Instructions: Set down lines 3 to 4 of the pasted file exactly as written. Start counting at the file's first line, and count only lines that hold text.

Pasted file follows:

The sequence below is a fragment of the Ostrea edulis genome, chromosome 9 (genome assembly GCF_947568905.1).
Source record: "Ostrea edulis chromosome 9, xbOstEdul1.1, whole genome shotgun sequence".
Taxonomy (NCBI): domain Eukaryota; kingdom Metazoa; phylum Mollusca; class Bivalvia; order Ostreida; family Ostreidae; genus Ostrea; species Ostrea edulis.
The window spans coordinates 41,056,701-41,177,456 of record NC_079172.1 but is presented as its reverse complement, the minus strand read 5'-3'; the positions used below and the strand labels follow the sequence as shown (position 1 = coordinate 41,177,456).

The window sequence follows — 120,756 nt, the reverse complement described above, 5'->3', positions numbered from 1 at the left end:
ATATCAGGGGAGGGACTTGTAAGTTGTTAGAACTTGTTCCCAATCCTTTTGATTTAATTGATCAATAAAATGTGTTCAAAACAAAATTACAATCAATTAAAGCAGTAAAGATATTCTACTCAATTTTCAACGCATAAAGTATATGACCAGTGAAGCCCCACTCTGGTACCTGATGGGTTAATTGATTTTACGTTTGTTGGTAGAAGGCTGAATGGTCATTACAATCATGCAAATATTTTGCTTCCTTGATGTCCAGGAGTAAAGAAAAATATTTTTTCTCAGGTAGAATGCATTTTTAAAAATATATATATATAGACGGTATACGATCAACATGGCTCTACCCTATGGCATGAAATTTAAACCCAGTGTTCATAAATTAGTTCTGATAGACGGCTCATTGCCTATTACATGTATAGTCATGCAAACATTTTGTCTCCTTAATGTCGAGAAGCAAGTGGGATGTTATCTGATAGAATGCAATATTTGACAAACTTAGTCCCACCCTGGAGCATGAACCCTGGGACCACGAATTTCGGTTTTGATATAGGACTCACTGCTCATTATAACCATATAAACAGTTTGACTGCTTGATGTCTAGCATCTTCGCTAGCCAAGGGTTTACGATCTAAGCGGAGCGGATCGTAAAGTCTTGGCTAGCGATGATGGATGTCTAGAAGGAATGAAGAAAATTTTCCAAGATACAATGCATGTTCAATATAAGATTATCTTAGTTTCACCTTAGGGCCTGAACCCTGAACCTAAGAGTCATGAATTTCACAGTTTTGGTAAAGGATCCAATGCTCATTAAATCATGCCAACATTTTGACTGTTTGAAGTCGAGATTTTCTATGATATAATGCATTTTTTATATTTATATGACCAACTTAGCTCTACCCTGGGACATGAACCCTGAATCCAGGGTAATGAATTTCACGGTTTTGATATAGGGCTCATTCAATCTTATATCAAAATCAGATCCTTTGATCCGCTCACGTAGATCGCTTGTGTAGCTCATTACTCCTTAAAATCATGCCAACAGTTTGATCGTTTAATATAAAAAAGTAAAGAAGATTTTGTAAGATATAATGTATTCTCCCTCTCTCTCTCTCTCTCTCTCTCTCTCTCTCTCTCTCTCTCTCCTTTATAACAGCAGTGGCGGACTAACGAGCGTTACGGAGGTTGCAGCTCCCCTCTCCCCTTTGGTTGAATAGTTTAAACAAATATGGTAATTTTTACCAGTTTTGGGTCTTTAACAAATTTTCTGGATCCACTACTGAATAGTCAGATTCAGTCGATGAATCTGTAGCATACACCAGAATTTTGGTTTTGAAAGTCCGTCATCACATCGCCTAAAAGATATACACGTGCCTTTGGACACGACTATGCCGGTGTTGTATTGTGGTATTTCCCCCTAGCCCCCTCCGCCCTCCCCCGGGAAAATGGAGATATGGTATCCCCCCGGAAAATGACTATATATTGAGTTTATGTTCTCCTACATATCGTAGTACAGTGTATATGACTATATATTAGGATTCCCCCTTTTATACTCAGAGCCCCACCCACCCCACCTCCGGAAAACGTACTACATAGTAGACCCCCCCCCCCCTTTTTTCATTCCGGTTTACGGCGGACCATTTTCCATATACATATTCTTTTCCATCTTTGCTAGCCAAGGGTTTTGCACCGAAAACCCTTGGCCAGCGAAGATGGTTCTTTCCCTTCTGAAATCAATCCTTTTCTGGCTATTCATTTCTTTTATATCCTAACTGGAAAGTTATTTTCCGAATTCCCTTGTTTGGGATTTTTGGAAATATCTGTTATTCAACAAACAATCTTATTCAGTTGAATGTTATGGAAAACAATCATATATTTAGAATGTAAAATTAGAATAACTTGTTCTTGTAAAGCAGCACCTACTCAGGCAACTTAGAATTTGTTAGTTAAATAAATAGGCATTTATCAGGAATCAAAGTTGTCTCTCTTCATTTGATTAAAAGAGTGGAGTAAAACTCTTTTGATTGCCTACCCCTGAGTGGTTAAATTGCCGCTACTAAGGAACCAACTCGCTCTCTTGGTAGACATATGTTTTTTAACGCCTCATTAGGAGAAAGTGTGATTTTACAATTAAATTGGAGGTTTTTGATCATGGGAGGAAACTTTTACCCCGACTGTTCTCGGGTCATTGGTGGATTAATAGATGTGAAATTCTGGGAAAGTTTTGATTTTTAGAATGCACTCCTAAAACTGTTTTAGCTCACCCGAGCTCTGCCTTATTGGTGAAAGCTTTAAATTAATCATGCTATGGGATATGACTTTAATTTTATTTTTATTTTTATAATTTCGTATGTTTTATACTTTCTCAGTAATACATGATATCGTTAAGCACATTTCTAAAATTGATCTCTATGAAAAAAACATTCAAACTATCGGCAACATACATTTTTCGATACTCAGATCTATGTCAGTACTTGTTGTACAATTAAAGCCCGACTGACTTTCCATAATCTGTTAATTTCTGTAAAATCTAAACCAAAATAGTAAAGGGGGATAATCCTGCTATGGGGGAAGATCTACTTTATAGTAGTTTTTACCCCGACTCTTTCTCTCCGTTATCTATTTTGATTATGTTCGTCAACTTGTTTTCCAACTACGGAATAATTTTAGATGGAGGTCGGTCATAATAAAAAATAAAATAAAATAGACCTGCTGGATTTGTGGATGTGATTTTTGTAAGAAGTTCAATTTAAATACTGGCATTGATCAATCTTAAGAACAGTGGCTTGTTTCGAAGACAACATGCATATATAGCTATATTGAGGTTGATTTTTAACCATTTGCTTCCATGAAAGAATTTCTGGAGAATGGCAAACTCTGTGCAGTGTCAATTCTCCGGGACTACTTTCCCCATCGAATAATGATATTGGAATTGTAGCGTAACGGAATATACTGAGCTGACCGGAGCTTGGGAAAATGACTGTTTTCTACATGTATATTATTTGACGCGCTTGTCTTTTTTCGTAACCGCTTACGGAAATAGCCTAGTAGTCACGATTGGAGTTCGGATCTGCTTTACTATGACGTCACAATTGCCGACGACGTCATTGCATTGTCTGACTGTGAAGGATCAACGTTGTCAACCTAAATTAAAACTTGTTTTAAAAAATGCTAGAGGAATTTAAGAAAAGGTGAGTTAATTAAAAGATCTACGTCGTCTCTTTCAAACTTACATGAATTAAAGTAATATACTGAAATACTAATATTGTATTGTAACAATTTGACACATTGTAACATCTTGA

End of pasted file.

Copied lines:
Taxonomy (NCBI): domain Eukaryota; kingdom Metazoa; phylum Mollusca; class Bivalvia; order Ostreida; family Ostreidae; genus Ostrea; species Ostrea edulis.
The window spans coordinates 41,056,701-41,177,456 of record NC_079172.1 but is presented as its reverse complement, the minus strand read 5'-3'; the positions used below and the strand labels follow the sequence as shown (position 1 = coordinate 41,177,456).